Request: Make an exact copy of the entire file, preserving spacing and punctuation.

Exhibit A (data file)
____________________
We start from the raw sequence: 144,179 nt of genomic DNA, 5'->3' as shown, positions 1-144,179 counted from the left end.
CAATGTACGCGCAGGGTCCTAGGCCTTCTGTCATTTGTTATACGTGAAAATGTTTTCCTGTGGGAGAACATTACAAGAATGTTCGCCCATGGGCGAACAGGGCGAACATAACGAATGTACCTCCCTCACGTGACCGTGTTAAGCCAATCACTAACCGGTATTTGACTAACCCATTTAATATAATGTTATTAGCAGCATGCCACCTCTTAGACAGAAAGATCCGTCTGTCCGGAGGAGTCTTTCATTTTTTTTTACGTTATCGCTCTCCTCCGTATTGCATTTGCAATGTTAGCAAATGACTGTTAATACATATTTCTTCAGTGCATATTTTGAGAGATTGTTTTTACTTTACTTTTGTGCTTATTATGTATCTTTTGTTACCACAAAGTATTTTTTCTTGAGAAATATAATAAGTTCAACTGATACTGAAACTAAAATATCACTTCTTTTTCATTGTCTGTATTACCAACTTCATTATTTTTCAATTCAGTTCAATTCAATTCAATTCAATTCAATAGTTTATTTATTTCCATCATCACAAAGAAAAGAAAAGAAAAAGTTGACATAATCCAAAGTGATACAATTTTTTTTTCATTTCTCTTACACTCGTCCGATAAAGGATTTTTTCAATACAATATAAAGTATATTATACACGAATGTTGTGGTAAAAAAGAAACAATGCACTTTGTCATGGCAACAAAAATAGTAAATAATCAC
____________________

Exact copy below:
We start from the raw sequence: 144,179 nt of genomic DNA, 5'->3' as shown, positions 1-144,179 counted from the left end.
CAATGTACGCGCAGGGTCCTAGGCCTTCTGTCATTTGTTATACGTGAAAATGTTTTCCTGTGGGAGAACATTACAAGAATGTTCGCCCATGGGCGAACAGGGCGAACATAACGAATGTACCTCCCTCACGTGACCGTGTTAAGCCAATCACTAACCGGTATTTGACTAACCCATTTAATATAATGTTATTAGCAGCATGCCACCTCTTAGACAGAAAGATCCGTCTGTCCGGAGGAGTCTTTCATTTTTTTTTACGTTATCGCTCTCCTCCGTATTGCATTTGCAATGTTAGCAAATGACTGTTAATACATATTTCTTCAGTGCATATTTTGAGAGATTGTTTTTACTTTACTTTTGTGCTTATTATGTATCTTTTGTTACCACAAAGTATTTTTTCTTGAGAAATATAATAAGTTCAACTGATACTGAAACTAAAATATCACTTCTTTTTCATTGTCTGTATTACCAACTTCATTATTTTTCAATTCAGTTCAATTCAATTCAATTCAATTCAATAGTTTATTTATTTCCATCATCACAAAGAAAAGAAAAGAAAAAGTTGACATAATCCAAAGTGATACAATTTTTTTTTCATTTCTCTTACACTCGTCCGATAAAGGATTTTTTCAATACAATATAAAGTATATTATACACGAATGTTGTGGTAAAAAAGAAACAATGCACTTTGTCATGGCAACAAAAATAGTAAATAATCAC